Giants take advantage of Arizona errors to defeat Unit
By Tony Kuttner / Special to MLB.com
Jerome Williams settled down to allow three runs on three hits in six innings. (Dino Vournas/AP)
SAN FRANCISCO -- For a week or so, so many people in and around the Giants clubhouse have been talking about the team needing a break. Specifically, they were referring to the All-Star break coming up at the end of this current four-game series with Arizona, but San Francisco caught a different kind of break Friday night that led to an 8-3 win over Randy Johnson and the Diamondbacks.
As a result, the Giants slipped past the Padres into second place in the National League West, just a half-game behind the Dodgers. That news, coupled with just the second win in the last eight games, was enough to get manager Felipe Alou joking about how tired his team is heading into the All-Star hiatus.
"In some instances, it looked like guys forgot we had another week to play before the break," he said.
On Friday, the Giants' luck changed with two out and runners on first and second with the score 3-3 in the bottom of the fifth. Diamondbacks manager Al Pedrique ordered Johnson (10-7) to deliver four wide ones to Barry Bonds to load the bases.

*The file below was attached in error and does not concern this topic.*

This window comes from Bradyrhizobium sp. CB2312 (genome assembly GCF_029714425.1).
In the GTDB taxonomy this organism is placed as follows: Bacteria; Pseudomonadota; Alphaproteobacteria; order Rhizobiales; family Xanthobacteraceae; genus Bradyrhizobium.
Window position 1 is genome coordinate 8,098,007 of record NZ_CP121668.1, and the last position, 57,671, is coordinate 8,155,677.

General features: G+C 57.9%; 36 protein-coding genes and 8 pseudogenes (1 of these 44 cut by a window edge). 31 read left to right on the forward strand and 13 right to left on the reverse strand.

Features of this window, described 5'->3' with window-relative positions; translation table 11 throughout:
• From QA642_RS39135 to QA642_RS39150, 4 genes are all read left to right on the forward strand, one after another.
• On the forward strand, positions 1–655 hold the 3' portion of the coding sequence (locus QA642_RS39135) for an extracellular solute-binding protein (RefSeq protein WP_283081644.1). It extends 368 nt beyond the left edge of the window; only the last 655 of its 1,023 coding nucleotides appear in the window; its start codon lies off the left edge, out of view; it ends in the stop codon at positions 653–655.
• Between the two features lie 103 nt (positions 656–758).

With that free pass, Bonds, who earlier in the week passed Rickey Henderson for first on the career walks list, tied the single-season intentional walk mark of 68 he established in 2002.
The next batter, Edgardo Alfonzo, lofted a deep fly ball to left that Luis Gonzalez reached before the warning track. But the ball bounced out of Gonzalez's glove to allow two runs to score, and Bonds came home when center fielder Steve Finley's throw back to the infield went awry for a second error on the play.
How Bonds was pitched Giants vs. D-Backs, July 9
Hit into play:
2 (single, lineout)
"That ball was hit good enough to go out, or at least get in the gap, but the wind knocked it down," Alou said.
Gonzalez wasn't making any excuses, saying the ball just hit off the heel of his glove.
That's more than he had to say about the action that heated up immediately after Johnson struck out Marquis Grissom to end inning.
Johnson walked angrily into the visitors' dugout and evidently said something inflammatory to Gonzalez.
As Johnson stormed down the steps leading to the clubhouse, Gonzalez followed him, and within seconds, most of the Arizona bench went streaming down the steps as if they were in a hurry to break up a fight.
Nobody in the Arizona clubhouse went much beyond a "no comment" on the incident.
"Everything is over," Gonzelez said. "It's fine."
"Young players have to realize everybody is competitive, everybody wants to win," Pedrique said. "Sometimes it's good for that to happen. It depends on how you handle it."
If there were any benefits for the Diamondbacks, they haven't been made evident yet.
The Giants, who had lost four straight meetings with Arizona, were able to snap that slide even against Johnson and even with their own starting pitcher, Jerome Williams, turning in a less than stellar performance.
"Jerome didn't bring much to begin with," Alou said. "But then all of a sudden, he put it together."
Jerome Williams / P
Weight: 180 lbs
Bats: R / Throws: R